Edith Dekyndt / L'Origine des Choses
Edith Dekyndt / L’Origine des Choses
Feb 8 – Dec 12, 2023
Pinault Collection / Bourse de Commerce
Paris, France

“With the collapse of the market economy, we begin to see the monuments of the bourgeoisie as ruins before they have even crumbled.” –Walter Benjamin

Following Bertrand Lavier and Anri Sala, Belgian artist Edith Dekyndt will take over the Passage display cases of the Bourse de Commerce. Closely linked to commercialization and colonization, the notion of the vitrine arose with industrialization and the first world’s fairs. It was based on this fact and on the imposing, structural presence of the panoramic canvas in the Rotunda that Edith Dekyndt has constructed her project, which reveals her deep-seated interest in things using the concepts of still life, tableaux vivants, and active objects. The artist is interested in images “as a phenomenon of appearance and resurgence in motion”, as she describes it. Edith Dekyndt uses these subjects to comment on the appearance of the artwork and its status, ultimately to address an ambiguity, a suspension between two states: that of the object and that of the artwork, which she explores to its utmost limits.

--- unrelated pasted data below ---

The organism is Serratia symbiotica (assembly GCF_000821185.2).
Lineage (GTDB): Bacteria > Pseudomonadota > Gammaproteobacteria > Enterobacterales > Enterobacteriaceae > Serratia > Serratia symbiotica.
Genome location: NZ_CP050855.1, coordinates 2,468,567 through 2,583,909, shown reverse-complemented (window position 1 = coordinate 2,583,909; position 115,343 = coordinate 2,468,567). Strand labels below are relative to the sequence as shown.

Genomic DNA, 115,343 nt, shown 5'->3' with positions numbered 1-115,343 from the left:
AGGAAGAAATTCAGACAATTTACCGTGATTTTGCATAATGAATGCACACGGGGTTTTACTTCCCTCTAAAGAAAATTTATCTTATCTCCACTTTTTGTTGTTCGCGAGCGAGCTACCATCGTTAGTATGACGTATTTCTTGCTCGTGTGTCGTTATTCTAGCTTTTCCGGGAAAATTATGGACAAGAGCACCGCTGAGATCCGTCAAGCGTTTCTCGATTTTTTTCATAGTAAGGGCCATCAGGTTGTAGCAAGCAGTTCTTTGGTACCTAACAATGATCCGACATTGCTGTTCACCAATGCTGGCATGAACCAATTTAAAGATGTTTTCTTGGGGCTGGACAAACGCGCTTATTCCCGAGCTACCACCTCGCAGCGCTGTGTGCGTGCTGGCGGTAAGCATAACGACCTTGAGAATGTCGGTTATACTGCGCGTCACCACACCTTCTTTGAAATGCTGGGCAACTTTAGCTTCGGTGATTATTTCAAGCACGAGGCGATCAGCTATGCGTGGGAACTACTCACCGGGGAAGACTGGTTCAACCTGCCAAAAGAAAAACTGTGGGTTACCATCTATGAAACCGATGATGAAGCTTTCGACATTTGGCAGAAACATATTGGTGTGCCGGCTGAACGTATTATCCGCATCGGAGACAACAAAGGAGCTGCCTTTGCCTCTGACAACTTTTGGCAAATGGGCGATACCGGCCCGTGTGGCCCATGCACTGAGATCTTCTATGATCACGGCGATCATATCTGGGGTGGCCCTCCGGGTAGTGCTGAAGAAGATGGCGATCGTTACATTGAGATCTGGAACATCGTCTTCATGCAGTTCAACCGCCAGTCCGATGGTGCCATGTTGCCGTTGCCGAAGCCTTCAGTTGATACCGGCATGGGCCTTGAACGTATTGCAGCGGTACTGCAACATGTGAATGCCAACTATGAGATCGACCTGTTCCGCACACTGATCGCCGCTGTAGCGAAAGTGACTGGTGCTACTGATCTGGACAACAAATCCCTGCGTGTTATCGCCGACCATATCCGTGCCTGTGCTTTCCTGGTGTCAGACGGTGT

[ . . . ]

Inspired by Bruno Latour’s “actants”, Edith Dekyndt defines her compositions and her objects as “patient”, because all these objects that she activates are waiting to be found, repaired, and transformed by chemical, physical, meteorological, and atmospheric factors. Edith Dekyndt’s work is formed by this intermingling of doing and seeing. As a starting point for this vitrine project, Edith Dekyndt decided to use her video that has recently become emblematic and viral, Ombre indigène (2014), in which we see a flag made of cut black hair that was planted on top of Diamond Rock on Martinique. It was here that, on the night of 8–9 April 1830, a merchant ship smuggling some one hundred African captives ran aground before being totally destroyed. Filmed next to the tomb of Martinican philosopher Édouard Glissant, this video is an homage to the person who formulated the concept of “tout monde” and “creolization”. It is the polysemic nature of this piece, and of Edith Dekyndt’s work in general, that grabs our attention. In creating this work, Edith Dekyndt has composed a tableau moving at a slow, languid, meditative, and hypnotic pace depicting something that, years later and in another context, would become a central gesture of a contemporary resistance movement.

Pinault Collection / Bourse de Commerce
Paris, France

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